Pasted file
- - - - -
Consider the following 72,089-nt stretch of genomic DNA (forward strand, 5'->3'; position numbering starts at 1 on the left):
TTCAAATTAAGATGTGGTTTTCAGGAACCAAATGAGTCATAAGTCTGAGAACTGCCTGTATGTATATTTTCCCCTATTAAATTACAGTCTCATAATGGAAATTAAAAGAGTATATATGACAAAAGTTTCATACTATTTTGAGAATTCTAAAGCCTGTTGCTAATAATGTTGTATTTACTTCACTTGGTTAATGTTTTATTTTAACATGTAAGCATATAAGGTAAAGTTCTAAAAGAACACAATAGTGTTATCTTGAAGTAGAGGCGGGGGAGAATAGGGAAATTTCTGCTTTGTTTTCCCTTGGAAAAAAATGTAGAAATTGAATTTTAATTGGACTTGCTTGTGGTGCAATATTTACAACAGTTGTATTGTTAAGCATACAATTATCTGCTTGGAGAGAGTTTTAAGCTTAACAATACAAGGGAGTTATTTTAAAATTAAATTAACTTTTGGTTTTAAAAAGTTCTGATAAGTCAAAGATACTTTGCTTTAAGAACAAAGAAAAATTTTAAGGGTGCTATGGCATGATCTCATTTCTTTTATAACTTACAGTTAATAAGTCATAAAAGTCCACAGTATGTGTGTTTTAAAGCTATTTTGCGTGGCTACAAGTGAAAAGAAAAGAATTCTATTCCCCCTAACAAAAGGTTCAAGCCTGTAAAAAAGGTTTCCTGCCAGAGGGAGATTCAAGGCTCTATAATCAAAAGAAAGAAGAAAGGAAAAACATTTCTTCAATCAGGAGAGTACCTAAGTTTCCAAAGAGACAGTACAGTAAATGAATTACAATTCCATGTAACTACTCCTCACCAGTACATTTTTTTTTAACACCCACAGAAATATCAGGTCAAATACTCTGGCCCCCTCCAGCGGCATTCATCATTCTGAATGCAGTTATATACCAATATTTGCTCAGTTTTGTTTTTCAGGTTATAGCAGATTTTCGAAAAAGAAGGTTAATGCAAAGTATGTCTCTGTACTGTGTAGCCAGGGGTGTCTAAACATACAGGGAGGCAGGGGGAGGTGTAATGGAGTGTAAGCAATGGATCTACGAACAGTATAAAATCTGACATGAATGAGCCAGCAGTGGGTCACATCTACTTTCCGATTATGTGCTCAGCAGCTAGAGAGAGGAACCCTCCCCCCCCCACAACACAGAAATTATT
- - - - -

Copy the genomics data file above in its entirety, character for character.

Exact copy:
Consider the following 72,089-nt stretch of genomic DNA (forward strand, 5'->3'; position numbering starts at 1 on the left):
TTCAAATTAAGATGTGGTTTTCAGGAACCAAATGAGTCATAAGTCTGAGAACTGCCTGTATGTATATTTTCCCCTATTAAATTACAGTCTCATAATGGAAATTAAAAGAGTATATATGACAAAAGTTTCATACTATTTTGAGAATTCTAAAGCCTGTTGCTAATAATGTTGTATTTACTTCACTTGGTTAATGTTTTATTTTAACATGTAAGCATATAAGGTAAAGTTCTAAAAGAACACAATAGTGTTATCTTGAAGTAGAGGCGGGGGAGAATAGGGAAATTTCTGCTTTGTTTTCCCTTGGAAAAAAATGTAGAAATTGAATTTTAATTGGACTTGCTTGTGGTGCAATATTTACAACAGTTGTATTGTTAAGCATACAATTATCTGCTTGGAGAGAGTTTTAAGCTTAACAATACAAGGGAGTTATTTTAAAATTAAATTAACTTTTGGTTTTAAAAAGTTCTGATAAGTCAAAGATACTTTGCTTTAAGAACAAAGAAAAATTTTAAGGGTGCTATGGCATGATCTCATTTCTTTTATAACTTACAGTTAATAAGTCATAAAAGTCCACAGTATGTGTGTTTTAAAGCTATTTTGCGTGGCTACAAGTGAAAAGAAAAGAATTCTATTCCCCCTAACAAAAGGTTCAAGCCTGTAAAAAAGGTTTCCTGCCAGAGGGAGATTCAAGGCTCTATAATCAAAAGAAAGAAGAAAGGAAAAACATTTCTTCAATCAGGAGAGTACCTAAGTTTCCAAAGAGACAGTACAGTAAATGAATTACAATTCCATGTAACTACTCCTCACCAGTACATTTTTTTTTAACACCCACAGAAATATCAGGTCAAATACTCTGGCCCCCTCCAGCGGCATTCATCATTCTGAATGCAGTTATATACCAATATTTGCTCAGTTTTGTTTTTCAGGTTATAGCAGATTTTCGAAAAAGAAGGTTAATGCAAAGTATGTCTCTGTACTGTGTAGCCAGGGGTGTCTAAACATACAGGGAGGCAGGGGGAGGTGTAATGGAGTGTAAGCAATGGATCTACGAACAGTATAAAATCTGACATGAATGAGCCAGCAGTGGGTCACATCTACTTTCCGATTATGTGCTCAGCAGCTAGAGAGAGGAACCCTCCCCCCCCCACAACACAGAAATTATT